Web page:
Anne Thompson was named NBC News' Chief Environmental Affairs correspondent in April 2007. She reports issues such as alternative fuels, global warming, land usage and new technologies for all NBC News broadcasts including "NBC Nightly News with Brian Williams," "Today," on MSNBC, and online at www.msnbc.com.

In March 2005, Thompson was named Chief Financial correspondent reporting on financial and economic news for NBC News. Thompson has reported on the economic impact of Hurricane Katrina and its aftermath, the increased cost of health care and its impact on the economy, alternative fuel vehicles, identity theft, and the politics of the credit card industry. In addition, from a financial perspective, she covered the trials of Martha Stewart, Bernie Ebbers and Tyco.

In 2006, Thompson received the prestigious Gerald Loeb Award, and she was part of the "Nightly News" team that won the Alfred I. duPont-Columbia Journalism Award and the Emmy Award for coverage of Hurricane Katrina. In 2004, she was awarded the Gerald Loeb Award for distinguished business and financial journalism for a series of reports that aired on "Nightly News" on the jobless economic recovery. She was also nominated for four business and financial news Emmys.

Thompson first joined NBC News in 1997 as a National correspondent, reporting on a variety stories including Daimler Benz' takeover of Chrysler, the death of John F. Kennedy Jr., and the execution of Timothy McVeigh for "Nightly News," "Today" and MSNBC.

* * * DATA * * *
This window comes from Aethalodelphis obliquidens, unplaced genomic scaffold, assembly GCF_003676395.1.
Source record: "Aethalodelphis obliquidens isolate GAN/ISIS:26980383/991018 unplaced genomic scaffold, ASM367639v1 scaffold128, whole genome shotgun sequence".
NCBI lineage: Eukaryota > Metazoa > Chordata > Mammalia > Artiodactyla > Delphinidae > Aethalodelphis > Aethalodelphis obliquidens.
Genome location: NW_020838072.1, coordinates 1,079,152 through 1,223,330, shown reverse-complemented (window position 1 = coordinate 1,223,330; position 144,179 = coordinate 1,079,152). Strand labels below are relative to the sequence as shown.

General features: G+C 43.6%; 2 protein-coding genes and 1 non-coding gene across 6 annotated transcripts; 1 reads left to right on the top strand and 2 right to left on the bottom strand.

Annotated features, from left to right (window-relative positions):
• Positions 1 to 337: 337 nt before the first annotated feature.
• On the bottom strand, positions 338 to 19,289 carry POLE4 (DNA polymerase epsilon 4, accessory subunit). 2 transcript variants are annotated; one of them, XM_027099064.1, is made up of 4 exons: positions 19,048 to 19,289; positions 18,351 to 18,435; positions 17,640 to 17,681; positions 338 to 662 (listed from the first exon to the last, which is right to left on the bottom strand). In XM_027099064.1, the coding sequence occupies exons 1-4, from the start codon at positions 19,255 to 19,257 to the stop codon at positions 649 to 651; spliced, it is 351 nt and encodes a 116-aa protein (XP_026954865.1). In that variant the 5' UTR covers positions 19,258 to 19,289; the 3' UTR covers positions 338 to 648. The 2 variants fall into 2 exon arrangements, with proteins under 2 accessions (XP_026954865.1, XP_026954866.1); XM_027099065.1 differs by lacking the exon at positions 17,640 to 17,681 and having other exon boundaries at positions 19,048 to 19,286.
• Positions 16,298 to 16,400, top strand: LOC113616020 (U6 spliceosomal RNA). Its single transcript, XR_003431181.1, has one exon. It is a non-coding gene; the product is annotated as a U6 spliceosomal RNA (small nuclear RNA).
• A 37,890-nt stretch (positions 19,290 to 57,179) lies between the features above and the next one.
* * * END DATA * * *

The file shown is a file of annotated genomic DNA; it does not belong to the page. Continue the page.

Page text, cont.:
In 2000, Thompson was NBC News' lead correspondent covering the presidential campaigns of Democratic hopeful Senator Bill Bradley and Republican hopeful Senator John McCain. She has also covered a variety of national stories including filing reports on women in business, the birth of the McCaughey septuplets, the school shooting in Paducah, Ky., the Columbine school shooting and the attack on the World Trade Center.

Before being named an NBC News correspondent, Thompson had been an award-winning general assignment reporter for WDIV-TV, the NBC affiliate in Detroit, since 1986. While at WDIV, Thompson was honored with seven Emmy Awards for a variety of stories, including her coverage of the Jessica DeBoer custody battle, a profile of Kirk Kerkorian and his attempted takeover of Chrysler, a series on two serial killers in the Detroit area, and a report on the near riots that broke out following the Detroit Pistons' championship win in 1990.

From 1983 to 1986, Thompson was a consumer reporter at KSDK-TV, the NBC affiliate in St. Louis, Mo. She began her broadcasting career at WNDU-TV in South Bend, Ind., where she served as a general assignment reporter from 1979 to 1983.

Raised and educated in Europe, Thompson received her high school diploma from the International School of Brussels in Belgium. She graduated from the University of Notre Dame in Indiana, with a Bachelor of Arts degree in American studies.